FIGURE 3
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FIGURE 3. Data for mice treated with NMN twice per day (A) The body weights were measured before and after higher NMN administration. (B) The ratio between liver weight and body weight was measured after higher NMN administration. (C) Liver NAD+ levels were increased after higher NMN administration. (D–F) Liver function were analyzed after higher NMN administration. (E) Alamine aminotransferase was evaluated in higher NMN-administered mice. (G) Photomicrograph of liver sections from higher NMN-administered mice exhibited normal hepatocytes (H&E stain). (H–J) Kidney function were analyzed after higher NMN administration. (I) Blood urea nitrogen was decreased in 1340 mg/kg/d NMN-administered mice.

Transcriptomic Analysis in NMN Administrated Mice Liver

Using liver tissue, we performed transcriptomic analysis by polyA-selected RNA sequencing (RNA-seq). In mice gavaged once per day, only a subset of 74 genes were significantly altered in liver (p < 0.05), with 45 genes up-regulated and 29 genes down-regulated (Figure 4A). Gene ontology (GO) analysis showed lipid metabolic process being the biological processes significantly enriched (Figure 4A). Given this result, we measured profile of select lipids. As noted, blood lipids were comparable between control and NMN-treated animals (Figures 4B–E).

FIGURE 4
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FIGURE 4. Transcriptomic Analysis in 1340 mg/kg/d NMN-Administrated Mice Liver (A) Volcano plot shows that genes are differentially expressed in 1340 mg/kg/d NMN-administrated mice compared to control in liver (left panel). Differential expression analysis was performed by DESeq2 from four biological replicates. 45 genes were found to be upregulated (p < 0.05, FC > 1), 29 genes were down regulated (p < 0.05, FC < 1). Gene ontology (GO) analysis were performed by David (right panel). The result shows lipid metabolic process being the biological processes significantly enriched for genes up and down regulated in 1340 mg/kg/d NMN administration group. The bar graphs represent–log10 (p value) and gene counts in each pathway. (B–E) Blood lipids were measured after 1340 mg/kg/d NMN administration.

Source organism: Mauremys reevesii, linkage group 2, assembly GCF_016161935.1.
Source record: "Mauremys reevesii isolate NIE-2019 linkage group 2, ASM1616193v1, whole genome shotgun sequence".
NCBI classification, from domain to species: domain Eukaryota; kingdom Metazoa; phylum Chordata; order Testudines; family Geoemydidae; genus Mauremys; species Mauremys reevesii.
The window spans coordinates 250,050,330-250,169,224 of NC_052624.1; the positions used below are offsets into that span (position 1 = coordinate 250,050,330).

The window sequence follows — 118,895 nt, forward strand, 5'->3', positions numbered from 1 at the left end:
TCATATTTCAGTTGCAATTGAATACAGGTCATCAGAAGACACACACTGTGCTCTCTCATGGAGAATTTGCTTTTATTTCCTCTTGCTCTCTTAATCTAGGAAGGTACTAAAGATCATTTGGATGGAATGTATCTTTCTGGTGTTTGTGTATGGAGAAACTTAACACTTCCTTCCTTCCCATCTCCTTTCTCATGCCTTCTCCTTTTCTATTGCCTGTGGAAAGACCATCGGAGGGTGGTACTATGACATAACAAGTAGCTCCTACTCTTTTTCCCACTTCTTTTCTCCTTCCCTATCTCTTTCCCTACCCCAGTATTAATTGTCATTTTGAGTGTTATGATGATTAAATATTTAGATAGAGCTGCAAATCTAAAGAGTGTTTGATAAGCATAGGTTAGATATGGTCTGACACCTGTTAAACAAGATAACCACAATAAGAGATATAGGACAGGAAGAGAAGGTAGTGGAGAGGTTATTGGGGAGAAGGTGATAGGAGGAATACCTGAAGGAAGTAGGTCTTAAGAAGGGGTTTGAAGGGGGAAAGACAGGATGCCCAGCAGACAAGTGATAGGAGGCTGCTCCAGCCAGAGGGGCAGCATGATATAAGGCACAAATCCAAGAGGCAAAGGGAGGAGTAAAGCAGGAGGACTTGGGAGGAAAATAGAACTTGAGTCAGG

In mice that received higher NMN dosage, a broad change in the transcriptome was observed, in which 449 genes were significantly altered in liver (p < 0.01; fold change > 2 or fold change < 0.5) (Figure 5A). GO analysis also indicated lipid metabolic process being prominently highlighted. Measurements of blood lipids, including total cholesterol, triglyceride, and low density lipoprotein cholesterol, were significantly decreased in NMN-treated animals (Figures 5B–E). This data suggests that the effect of NMN on blood lipid is dose-dependent.

FIGURE 5
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FIGURE 5. Transcriptomic Analysis in 2680 mg/kg/d NMN-Administrated Mice Liver (A) Volcano plot shows that genes are differentially expressed in 2680 mg/kg/d NMN-administrated mice compared to control in liver (left panel). Differential expression analysis was performed by DESeq2 from three biological replicates. 202 genes were found to be upregulated (p < 0.01, FC > 2), 247 genes were down regulated (p < 0.01, FC < 0.5). Gene ontology (GO) analysis were performed by David (right panel). The result shows lipid metabolic process being the biological processes significantly enriched for genes down regulated in 2680 mg/kg/d NMN administration group. The bar graphs represent–log10 (p value) and gene counts in each pathway. (B–E) Blood lipids were measured after 2680 mg/kg/d NMN administration. (B) Total Cholesterol was decreased in 2680 mg/kg/d NMN-administered mice. (D) Low density lipoprotein cholesterol was decreased in 2680 mg/kg/d NMN-administered mice.

Transcriptomic Analysis in NMN Administrated Mice Kidney

We further extended RNA-seq analysis to kidney. In mice gavaged once daily, GO analysis showed that up-regulated genes were enriched in circadian rhythm and sodium ion transport, while down-regulated genes were enriched in ion transport (Figure 6A). In mice gavaged twice daily, up-regulated genes were enriched in oxidation-reduction process (Figure 6B). Interestingly, “response to insulin” was enriched for genes up-regulated (Figure 6B). Since it has been reported that NMN-administered mice show improved insulin sensitivity (Yoshino et al., 2011), we conducted insulin test in serum, which revealed a decreased concentration of insulin (Figure 6C). Down-regulated genes, on the other hand, were enriched in the metabolic process (Figure 6B).